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Advances in Orthopedics
Volume 2016, Article ID 7901953, 7 pages
Research Article

A Trend for Increased Risk of Revision Surgery due to Deep Infection following Fast-Track Hip Arthroplasty

1Orthopedic Research Group, Lovisenberg Diakonale Hospital, Nydalen, P.O. Box 4970, 0440 Oslo, Norway
2Department of Nursing Science, Institute of Health and Society, Faculty of Medicine, University of Oslo, Blindern, P.O. Box 1130, 0450 Oslo, Norway
3Department of Family Health Care Nursing, University of California, San Francisco, Box 0606, San Francisco, CA 94143, USA
4Institute of Clinical Medicine, Faculty of Medicine, University of Oslo, Nydalen, P.O. Box 4956, 0450 Oslo, Norway
5Oslo University Hospital, University of Oslo, 0450 Oslo, Norway

Received 13 October 2015; Revised 29 January 2016; Accepted 1 February 2016

Academic Editor: Panagiotis Korovessis

Copyright © 2016 Einar Amlie et al. This is an open access article distributed under the Creative Commons Attribution License, which permits unrestricted use, distribution, and reproduction in any medium, provided the original work is properly cited.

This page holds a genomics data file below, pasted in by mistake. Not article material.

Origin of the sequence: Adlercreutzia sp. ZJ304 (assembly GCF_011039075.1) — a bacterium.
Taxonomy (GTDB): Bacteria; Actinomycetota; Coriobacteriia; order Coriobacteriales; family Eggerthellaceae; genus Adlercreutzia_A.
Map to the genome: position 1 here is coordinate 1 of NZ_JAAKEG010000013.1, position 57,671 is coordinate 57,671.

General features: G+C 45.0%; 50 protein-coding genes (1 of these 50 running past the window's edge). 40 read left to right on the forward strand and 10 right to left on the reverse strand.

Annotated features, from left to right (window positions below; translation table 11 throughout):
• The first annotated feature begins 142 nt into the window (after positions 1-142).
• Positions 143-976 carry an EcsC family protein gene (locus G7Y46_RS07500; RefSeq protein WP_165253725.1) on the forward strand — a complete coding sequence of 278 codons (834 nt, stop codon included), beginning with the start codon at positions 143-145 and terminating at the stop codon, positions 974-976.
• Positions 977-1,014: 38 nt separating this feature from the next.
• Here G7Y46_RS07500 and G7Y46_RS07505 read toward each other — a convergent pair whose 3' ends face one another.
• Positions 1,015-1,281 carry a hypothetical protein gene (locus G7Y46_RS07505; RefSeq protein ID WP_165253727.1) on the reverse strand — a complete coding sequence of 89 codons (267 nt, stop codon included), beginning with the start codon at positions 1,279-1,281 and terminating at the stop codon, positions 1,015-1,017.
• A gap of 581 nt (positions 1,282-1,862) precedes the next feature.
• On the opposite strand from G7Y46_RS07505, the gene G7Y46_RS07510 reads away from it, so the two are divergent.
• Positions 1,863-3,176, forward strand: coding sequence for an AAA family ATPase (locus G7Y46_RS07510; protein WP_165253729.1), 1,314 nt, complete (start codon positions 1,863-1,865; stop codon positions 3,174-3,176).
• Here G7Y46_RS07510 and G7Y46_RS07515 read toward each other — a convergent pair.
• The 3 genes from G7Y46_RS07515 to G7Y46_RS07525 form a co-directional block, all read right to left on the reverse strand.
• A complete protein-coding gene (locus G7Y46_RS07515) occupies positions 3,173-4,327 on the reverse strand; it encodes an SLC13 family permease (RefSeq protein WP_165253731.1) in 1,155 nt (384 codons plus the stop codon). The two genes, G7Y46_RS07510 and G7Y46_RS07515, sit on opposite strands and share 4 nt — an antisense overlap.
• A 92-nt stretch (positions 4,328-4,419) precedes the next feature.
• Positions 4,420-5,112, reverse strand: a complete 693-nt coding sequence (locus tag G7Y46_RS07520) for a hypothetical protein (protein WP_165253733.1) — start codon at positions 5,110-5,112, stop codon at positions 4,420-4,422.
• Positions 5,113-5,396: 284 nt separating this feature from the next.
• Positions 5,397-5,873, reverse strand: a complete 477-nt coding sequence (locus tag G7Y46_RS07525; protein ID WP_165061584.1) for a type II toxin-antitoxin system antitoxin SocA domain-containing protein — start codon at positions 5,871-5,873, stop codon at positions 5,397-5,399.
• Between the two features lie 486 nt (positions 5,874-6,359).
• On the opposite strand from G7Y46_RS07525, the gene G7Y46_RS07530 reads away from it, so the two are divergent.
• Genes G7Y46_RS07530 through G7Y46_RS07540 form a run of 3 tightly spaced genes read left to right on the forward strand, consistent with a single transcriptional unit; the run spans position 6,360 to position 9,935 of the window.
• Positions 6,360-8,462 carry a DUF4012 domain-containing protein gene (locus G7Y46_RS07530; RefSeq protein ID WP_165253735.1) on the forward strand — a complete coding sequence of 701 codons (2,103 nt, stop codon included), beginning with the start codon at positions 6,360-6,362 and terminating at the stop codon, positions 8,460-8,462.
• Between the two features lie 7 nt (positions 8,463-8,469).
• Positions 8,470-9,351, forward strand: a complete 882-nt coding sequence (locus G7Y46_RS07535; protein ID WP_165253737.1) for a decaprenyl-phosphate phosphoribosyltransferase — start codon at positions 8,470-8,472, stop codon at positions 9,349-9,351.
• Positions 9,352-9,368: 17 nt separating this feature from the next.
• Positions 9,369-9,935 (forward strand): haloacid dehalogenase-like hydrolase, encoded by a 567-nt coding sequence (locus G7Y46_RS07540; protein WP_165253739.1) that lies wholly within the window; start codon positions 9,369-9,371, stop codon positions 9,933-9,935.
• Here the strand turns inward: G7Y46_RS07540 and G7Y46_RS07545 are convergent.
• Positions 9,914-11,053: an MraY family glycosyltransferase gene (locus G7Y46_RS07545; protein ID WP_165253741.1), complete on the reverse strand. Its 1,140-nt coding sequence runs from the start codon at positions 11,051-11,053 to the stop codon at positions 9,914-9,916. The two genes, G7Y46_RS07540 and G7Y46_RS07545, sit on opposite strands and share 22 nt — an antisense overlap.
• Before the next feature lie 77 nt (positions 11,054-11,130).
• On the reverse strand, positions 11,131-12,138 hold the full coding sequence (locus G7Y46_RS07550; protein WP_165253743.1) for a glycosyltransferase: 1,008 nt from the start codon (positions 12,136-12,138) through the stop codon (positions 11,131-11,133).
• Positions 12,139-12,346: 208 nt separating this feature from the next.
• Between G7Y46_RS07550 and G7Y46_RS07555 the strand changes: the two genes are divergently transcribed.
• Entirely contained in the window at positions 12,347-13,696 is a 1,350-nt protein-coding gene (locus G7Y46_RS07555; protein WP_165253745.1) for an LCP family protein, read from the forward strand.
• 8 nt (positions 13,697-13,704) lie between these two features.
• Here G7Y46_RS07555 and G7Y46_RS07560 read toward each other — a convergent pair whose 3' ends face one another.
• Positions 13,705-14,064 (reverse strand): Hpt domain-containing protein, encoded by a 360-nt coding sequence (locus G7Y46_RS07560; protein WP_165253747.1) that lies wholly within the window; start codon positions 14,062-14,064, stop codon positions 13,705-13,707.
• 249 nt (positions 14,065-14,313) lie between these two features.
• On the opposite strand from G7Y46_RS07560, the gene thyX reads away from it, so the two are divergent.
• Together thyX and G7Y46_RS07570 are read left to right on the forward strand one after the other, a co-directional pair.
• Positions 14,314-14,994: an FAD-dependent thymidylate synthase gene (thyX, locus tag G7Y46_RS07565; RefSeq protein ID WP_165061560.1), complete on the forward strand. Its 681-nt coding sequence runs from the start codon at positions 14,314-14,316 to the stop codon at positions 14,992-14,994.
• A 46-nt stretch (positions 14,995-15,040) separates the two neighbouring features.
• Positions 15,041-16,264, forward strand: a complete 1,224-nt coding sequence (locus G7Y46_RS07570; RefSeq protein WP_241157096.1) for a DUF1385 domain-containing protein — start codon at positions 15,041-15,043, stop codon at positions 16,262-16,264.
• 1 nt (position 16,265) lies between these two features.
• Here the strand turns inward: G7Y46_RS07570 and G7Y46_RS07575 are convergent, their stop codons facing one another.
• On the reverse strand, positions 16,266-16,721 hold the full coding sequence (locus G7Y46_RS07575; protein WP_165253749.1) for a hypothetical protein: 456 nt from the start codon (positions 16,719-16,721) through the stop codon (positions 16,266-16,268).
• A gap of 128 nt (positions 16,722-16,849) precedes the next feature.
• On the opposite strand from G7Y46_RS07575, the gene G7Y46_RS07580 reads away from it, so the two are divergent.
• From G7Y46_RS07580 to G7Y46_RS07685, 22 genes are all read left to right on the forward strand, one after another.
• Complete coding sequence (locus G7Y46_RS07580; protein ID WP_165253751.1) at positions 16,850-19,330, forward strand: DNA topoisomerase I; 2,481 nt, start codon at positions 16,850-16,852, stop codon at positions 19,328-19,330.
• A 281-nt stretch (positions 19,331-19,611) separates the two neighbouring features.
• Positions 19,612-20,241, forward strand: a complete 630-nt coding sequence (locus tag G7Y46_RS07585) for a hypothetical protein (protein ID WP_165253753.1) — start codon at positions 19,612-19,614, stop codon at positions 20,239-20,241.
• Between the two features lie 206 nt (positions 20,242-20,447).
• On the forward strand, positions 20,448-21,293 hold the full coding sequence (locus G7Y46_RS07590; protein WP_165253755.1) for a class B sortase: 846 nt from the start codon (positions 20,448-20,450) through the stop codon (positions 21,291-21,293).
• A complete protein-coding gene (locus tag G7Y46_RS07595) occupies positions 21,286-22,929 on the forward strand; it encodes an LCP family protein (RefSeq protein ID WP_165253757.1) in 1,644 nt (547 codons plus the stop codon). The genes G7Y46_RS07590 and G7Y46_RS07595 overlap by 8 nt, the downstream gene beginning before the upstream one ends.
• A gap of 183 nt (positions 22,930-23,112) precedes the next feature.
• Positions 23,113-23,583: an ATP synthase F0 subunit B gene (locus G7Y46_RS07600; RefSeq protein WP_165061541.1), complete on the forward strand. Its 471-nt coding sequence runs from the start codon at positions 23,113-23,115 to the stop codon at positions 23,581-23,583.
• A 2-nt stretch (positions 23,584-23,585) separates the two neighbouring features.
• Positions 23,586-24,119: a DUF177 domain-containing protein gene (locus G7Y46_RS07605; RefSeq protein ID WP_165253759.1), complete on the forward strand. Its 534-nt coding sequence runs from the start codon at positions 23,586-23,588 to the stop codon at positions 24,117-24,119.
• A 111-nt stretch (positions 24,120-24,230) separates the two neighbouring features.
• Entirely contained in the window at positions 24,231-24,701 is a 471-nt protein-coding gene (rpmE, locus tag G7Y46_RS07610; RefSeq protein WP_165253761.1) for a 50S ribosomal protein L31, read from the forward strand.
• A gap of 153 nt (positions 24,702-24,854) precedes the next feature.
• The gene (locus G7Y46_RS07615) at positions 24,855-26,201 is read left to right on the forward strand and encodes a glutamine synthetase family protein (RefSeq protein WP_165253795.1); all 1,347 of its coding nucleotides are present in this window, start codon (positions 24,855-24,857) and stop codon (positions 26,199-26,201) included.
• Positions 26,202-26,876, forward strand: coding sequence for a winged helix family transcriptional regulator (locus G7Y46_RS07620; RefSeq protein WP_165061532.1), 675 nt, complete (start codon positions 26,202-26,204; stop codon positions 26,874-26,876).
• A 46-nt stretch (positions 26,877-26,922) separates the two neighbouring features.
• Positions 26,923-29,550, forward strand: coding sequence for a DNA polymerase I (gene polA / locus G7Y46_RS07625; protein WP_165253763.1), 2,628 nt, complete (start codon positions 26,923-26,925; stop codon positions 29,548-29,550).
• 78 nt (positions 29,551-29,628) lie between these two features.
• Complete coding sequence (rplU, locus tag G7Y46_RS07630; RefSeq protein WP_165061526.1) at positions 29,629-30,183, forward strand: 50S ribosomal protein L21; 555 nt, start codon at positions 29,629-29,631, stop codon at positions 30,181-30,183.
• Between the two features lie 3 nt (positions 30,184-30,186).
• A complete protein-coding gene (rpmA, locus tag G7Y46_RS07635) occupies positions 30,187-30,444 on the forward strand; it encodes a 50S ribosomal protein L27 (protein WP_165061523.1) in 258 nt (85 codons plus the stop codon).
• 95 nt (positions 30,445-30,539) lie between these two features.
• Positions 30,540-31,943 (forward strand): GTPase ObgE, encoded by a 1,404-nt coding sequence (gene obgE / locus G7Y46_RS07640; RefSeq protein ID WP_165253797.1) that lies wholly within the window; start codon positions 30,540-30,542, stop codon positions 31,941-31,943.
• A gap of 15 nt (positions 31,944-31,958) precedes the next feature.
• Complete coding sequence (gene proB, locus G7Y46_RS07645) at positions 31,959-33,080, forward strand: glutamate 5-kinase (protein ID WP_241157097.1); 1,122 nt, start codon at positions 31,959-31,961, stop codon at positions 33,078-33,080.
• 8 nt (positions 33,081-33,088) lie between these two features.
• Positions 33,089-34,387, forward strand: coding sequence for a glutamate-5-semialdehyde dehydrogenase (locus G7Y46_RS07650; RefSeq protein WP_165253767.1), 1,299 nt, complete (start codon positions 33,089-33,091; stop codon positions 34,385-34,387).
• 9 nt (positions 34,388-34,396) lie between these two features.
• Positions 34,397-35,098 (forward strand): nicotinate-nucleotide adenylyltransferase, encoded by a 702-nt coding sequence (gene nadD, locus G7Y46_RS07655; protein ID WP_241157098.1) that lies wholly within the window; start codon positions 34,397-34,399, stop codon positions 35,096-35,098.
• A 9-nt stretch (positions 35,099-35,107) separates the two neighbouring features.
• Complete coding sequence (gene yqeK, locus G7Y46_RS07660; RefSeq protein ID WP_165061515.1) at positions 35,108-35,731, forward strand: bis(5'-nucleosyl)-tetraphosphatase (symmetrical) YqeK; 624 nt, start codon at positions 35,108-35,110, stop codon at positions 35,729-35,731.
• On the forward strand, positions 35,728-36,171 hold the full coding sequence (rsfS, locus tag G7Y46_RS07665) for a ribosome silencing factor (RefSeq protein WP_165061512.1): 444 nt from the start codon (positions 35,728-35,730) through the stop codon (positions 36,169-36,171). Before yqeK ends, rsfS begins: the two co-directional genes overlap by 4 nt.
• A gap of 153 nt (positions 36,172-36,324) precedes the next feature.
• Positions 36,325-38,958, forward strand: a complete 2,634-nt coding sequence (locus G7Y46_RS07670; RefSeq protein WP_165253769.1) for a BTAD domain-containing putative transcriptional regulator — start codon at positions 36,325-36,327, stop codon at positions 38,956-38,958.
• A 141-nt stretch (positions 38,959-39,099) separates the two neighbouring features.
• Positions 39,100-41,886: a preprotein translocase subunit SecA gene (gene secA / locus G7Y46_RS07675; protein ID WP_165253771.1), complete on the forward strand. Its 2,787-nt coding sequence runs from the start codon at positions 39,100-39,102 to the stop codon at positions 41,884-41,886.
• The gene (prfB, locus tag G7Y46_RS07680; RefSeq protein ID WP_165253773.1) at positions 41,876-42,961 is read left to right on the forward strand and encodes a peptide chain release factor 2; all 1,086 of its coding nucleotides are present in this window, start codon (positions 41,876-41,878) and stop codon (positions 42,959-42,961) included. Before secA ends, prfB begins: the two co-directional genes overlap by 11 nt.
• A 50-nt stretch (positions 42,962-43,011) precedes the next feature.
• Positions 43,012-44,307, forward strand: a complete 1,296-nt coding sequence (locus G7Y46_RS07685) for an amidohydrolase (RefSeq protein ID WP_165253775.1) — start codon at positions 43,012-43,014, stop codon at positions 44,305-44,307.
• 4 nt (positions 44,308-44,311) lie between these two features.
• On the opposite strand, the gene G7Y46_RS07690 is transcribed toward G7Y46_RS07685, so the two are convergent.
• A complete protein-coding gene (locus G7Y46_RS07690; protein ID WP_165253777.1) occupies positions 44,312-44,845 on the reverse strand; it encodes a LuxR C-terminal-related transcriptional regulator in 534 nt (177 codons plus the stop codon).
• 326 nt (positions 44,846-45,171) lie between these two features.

Rates of revision surgery due to deep infection following total hip arthroplasty (THA) increased at a Norwegian hospital following implementation of fast-track procedures. The purpose of this study was to determine whether selected demographic (age and sex) and clinical (body mass index, American Society of Anesthesiologists (ASA) classification, surgery duration, length of hospital stay, cemented versus uncemented prosthesis, and fast-track procedures) factors were associated with higher risk of revision surgery due to deep infection following THA. In a prospective designed study 4,406 patients undergoing primary THA between January 2001 and January 2013 where included. Rates of infection-related revision surgery within 3 months of THA were higher among males and among patients who received fast-track THA. Adjusting for sex and age, the implemented fast-track elements were significantly associated with increased risk of revision surgery. Risk of infection-related revision surgery was unrelated to body mass index, physical status, surgery duration, length of hospital stay, and prosthesis type. Because local infiltration analgesia, drain cessation, and early mobilization were introduced in combination, it could not be determined which component or combination of components imposed the increased risk. The findings in this small sample raise concern about fast-track THA but require replication in other samples.